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Why I love being in a small group

I grew up in a Christian home, but in the same way that being born in McDonald’s does not make you a hamburger, being born to Christian parents does not make a person a Christian. My home was certainly the first place where I explored and experienced a life of faith, but it was just the beginning.

Fun times out skating in Belgium.  It wasn't hard to pick out the Canadians.

Fun times out skating in Belgium. It wasn’t hard to pick out the Canadians.

Youth group was a great place to discuss, and be real about doubts, passions and to try out my ideas. In my later teens I started groups where we studied the Bible or learned about life together. As I look back on my life, my spiritual journey has been highlighted by being involved in small groups. Sometimes bigger groups, sometimes just 2-3 families meeting together for meals and short prayers. They’ve helped me through low times and helped to grow in me skills and gifts that I use much more publicly today.

Maybe you’re on the fence about whether you have time for a small group. You might be unsure that you would like the people in a small group. You might be resisting joining or starting a small group because people (like me) seem to be putting a guilt trip on you. I understand – I’ve felt all those emotions and more.

Today, I’d like to share with you 3 reasons why I love small groups. This is a little exercise just to build my own faith and convictions. If it helps you, then that’s great. If not, I’m sorry to waste your time.

3 Reasons to Love and Join A Small Group

1. They are local. The closeness of God’s people to the rest of the world is essential to the health of the church and the sharing of good news. Sharing news from a long way away is much less effective than to come close and be the deliverer of good news. And people who are being changed by God’s good news need to be geographically close.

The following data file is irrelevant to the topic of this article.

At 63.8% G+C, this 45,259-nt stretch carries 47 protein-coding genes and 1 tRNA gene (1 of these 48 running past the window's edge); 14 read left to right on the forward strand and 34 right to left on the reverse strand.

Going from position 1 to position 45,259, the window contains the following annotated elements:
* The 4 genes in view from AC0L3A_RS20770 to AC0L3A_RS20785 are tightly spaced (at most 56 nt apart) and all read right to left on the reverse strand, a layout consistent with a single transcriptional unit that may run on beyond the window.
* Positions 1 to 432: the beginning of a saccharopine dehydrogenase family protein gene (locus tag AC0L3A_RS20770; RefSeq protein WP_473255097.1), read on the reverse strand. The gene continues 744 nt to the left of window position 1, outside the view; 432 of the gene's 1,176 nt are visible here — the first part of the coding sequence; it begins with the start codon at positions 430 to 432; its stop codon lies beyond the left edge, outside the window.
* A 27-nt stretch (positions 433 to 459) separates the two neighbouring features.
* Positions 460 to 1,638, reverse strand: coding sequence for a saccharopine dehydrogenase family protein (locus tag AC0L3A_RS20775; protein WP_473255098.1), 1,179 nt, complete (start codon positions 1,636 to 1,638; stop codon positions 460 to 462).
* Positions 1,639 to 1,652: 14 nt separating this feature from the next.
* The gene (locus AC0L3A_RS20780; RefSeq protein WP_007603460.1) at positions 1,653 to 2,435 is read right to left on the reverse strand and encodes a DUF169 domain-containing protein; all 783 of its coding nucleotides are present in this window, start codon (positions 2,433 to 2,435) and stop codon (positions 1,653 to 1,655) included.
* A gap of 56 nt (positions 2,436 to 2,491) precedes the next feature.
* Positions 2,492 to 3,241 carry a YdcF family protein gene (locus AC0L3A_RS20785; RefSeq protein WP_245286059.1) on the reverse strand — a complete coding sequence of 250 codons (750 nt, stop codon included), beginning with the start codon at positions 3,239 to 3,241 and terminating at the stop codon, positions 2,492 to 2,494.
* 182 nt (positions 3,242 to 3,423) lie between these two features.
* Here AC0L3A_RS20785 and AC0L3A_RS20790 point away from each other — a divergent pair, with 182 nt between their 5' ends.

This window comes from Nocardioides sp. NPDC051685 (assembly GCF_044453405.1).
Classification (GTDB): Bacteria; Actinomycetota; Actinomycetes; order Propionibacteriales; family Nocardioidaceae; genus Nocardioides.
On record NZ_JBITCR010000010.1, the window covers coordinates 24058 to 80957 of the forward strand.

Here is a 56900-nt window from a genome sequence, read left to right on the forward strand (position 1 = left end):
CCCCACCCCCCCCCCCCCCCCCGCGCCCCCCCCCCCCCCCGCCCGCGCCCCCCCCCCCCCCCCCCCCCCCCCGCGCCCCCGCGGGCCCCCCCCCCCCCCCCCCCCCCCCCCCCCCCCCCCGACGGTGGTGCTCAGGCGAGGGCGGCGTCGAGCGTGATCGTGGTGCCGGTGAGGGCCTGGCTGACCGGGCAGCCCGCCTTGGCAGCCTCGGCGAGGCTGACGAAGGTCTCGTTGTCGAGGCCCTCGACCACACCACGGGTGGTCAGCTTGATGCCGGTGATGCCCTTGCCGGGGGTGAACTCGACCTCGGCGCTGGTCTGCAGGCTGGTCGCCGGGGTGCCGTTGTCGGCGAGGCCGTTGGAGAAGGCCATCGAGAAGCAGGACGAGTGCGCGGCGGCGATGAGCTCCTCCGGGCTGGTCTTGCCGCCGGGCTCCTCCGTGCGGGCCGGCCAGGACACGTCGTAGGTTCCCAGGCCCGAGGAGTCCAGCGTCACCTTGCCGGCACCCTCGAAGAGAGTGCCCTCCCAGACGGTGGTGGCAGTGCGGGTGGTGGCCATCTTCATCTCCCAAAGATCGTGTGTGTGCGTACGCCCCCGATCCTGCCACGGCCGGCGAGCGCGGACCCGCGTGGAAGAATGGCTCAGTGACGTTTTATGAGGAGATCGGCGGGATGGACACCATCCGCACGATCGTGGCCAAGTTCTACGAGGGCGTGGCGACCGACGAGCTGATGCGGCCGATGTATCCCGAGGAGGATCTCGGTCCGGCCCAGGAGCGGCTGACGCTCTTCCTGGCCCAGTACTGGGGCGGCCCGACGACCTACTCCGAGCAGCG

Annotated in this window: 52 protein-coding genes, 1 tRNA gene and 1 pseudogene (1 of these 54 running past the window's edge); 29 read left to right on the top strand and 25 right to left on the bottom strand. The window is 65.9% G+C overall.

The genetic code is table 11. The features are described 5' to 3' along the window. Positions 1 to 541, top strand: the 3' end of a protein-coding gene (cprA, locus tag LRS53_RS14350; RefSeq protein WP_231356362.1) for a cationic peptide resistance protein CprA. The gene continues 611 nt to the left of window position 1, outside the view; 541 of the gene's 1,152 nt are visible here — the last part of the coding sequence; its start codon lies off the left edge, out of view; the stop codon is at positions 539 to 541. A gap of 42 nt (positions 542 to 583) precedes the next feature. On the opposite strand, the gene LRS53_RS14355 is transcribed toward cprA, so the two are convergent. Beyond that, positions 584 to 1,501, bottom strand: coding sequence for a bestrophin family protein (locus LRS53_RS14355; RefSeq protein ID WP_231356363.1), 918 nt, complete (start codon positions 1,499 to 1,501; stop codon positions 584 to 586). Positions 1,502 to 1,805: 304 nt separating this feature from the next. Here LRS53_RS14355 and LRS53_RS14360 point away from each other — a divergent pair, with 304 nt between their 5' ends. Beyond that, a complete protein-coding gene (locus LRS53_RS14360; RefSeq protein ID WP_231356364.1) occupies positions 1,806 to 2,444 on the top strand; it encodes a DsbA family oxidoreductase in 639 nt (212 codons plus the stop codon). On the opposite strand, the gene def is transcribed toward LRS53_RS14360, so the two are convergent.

Small groups are the vehicles God uses to change things.
“The local church is the hope of the world!” Bill Hybels.

2. It’s the model that Jesus gave us. A group of friends, learning together to be like our master and to do the things he does, in the way that he does them. Jesus started with 12 and after 3 years of doing the stuff together, he left them with the Holy Spirit to “turn the whole world upside down.”

They devoted themselves to the apostles’ teaching and to fellowship, to the breaking of bread and to prayer. Everyone was filled with awe at the many wonders and signs performed by the apostles. All the believers were together and had everything in common. They sold property and possessions to give to anyone who had need. Every day they continued to meet together in the temple courts. They broke bread in their homes and ate together with glad and sincere hearts, praising God and enjoying the favor of all the people. And the Lord added to their number daily those who were being saved.
Acts 2:42-47

3. We were meant to do this life of following Jesus together.
“No one can become a new [person] except by entering the Church, and becoming a member of the body of Christ. It is impossible to become a new [person] as a solitary individual. The new man means more than the individual believer after he has been justified and sanctified. It means the Church, the Body of Christ, in fact it means Christ himself.”
Dietrich Bonhoeffer (The Cost of Discipleship)

And you? What keeps you from a small group? What keeps you in a small group?


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5 Keys for New Followers of Jesus

Garden Shed Door

The question I’m answering here is: what are the 5 essential things every new believer needs to grow in their walk with Jesus. Most leaders will answer this differently because their skills, gifts and experiences are different. What does this list tell you about my skills, gifts and experiences?

1. Community. The older I get, the more I realize Continue reading